Anne McNaughton used her statement to highlight the international law dimension of the event topic, speaking on topics such as the strong commitment of the EU, ASEAN and the constituent states of both entities to international law, as well as the importance of adhering to and understanding the various treaties, agreements and rules that shape our world and define how different actors should interact with one-another. Professor McNaughton went on to emphasise that in an issue area as broad and diverse as Europe-Asia relations, and in a group of nations as heterogeneous, we must persevere all the more to reach a common understanding. She commended STEAR for its significant initiative and its mission to reach across cultural, historical and geographical differences to engage in conversation.
Frederick Kliem continued by pointing out that under the broad umbrella of Europe-Asia relations, there are in fact many different Europe-Asia relations, with EU-ASEAN relations as one of the most essential ones, having recently just celebrated 40 years of dialogue. We should therefore not see Europe-Asia relations as a monolith. He continued by underlining the diversity and inequalities both among member states within either supranational organisation but also between the EU and ASEAN. Dr. Kliem also provided commentary on current affairs, including the implications of the ASEAN Chairmanship going to Indonesia, the state of the EU-ASEAN region to region FTA, the EU's covid alleviation efforts in the Indo-Pacific and the logic behind the securitization of climate change, just to name a few.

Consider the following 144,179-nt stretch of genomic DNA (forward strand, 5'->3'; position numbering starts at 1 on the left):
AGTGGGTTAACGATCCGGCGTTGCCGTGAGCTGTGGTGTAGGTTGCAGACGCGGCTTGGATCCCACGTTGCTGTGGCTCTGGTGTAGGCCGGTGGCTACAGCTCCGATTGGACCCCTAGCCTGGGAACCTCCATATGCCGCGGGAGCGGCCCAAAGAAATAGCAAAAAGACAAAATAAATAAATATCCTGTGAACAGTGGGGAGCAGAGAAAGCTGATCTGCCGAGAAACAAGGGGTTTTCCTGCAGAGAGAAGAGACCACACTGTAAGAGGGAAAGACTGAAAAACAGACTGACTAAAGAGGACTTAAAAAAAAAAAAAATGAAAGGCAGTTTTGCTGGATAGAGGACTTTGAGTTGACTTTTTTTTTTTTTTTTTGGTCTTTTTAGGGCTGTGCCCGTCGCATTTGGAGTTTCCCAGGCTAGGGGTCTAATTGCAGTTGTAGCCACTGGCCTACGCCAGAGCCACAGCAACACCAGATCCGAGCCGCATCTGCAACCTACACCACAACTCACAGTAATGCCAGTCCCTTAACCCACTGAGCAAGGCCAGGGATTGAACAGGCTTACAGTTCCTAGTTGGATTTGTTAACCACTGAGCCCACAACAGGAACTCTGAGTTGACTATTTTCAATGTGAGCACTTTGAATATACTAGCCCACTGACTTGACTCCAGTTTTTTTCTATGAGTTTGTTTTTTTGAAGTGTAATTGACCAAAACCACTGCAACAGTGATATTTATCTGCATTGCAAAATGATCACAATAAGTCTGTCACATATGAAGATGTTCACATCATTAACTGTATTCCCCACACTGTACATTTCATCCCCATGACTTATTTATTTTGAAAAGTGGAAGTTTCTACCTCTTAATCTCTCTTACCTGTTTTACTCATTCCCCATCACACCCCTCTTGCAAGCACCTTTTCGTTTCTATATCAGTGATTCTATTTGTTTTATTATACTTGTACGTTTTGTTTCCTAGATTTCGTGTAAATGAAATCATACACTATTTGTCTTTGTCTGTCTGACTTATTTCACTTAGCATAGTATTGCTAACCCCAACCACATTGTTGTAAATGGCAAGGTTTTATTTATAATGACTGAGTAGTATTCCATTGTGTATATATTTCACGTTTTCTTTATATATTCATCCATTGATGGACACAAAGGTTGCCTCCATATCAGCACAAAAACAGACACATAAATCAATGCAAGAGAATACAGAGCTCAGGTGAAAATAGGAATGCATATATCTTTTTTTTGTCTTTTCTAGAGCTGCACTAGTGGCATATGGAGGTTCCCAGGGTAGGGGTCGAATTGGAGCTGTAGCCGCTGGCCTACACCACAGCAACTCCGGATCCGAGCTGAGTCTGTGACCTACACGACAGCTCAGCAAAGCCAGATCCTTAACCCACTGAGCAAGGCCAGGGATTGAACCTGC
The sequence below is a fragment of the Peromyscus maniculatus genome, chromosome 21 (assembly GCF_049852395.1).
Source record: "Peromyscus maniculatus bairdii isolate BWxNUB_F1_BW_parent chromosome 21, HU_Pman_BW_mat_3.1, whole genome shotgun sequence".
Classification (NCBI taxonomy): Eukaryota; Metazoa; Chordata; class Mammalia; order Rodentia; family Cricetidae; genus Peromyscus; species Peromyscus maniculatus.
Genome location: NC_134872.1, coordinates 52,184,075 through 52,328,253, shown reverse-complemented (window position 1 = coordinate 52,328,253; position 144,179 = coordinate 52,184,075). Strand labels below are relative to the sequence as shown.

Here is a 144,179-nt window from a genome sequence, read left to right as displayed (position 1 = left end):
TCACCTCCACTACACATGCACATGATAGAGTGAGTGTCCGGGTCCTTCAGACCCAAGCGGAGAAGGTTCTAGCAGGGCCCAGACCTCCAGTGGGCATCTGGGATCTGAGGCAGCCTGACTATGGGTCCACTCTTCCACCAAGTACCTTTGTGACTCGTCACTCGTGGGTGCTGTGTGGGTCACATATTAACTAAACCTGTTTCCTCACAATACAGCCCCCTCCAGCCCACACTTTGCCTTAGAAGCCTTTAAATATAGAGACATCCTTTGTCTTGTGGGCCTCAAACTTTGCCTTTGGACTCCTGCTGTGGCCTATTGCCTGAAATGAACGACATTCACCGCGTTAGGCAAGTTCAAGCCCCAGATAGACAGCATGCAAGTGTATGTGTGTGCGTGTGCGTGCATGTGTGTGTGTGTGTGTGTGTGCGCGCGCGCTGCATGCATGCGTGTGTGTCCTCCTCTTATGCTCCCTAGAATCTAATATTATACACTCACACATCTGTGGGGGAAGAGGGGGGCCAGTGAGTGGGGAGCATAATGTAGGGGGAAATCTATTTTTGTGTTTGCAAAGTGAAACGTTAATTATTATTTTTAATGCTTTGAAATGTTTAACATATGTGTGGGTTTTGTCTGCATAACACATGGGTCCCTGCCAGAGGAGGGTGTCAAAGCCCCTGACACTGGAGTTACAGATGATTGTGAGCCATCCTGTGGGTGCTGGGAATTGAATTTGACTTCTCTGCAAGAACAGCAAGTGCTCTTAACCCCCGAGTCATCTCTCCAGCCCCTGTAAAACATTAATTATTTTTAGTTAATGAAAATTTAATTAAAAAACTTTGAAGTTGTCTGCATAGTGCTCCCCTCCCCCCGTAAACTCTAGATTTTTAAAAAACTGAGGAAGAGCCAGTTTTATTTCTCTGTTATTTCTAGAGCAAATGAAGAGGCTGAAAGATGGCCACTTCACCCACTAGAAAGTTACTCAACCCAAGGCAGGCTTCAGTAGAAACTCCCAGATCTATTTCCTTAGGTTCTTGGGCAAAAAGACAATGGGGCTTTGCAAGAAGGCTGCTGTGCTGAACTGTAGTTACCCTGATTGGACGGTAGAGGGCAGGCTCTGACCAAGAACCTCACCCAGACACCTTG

Following this excellent round of statements came the opportunity for a moderated discussion between our speakers as well as audience questions. Here the panel touched on various topics such as climate change, education policy, the EU's Indo-Pacific strategy and the impacts of the Russia-Ukraine war. We’d like to thank our guest speakers for their valuable contributions and their time, as well as all audience members for their interesting questions and participation. More exciting events are happening very soon, so we encourage you to stay up to date through our website and social media platforms!
About the speakers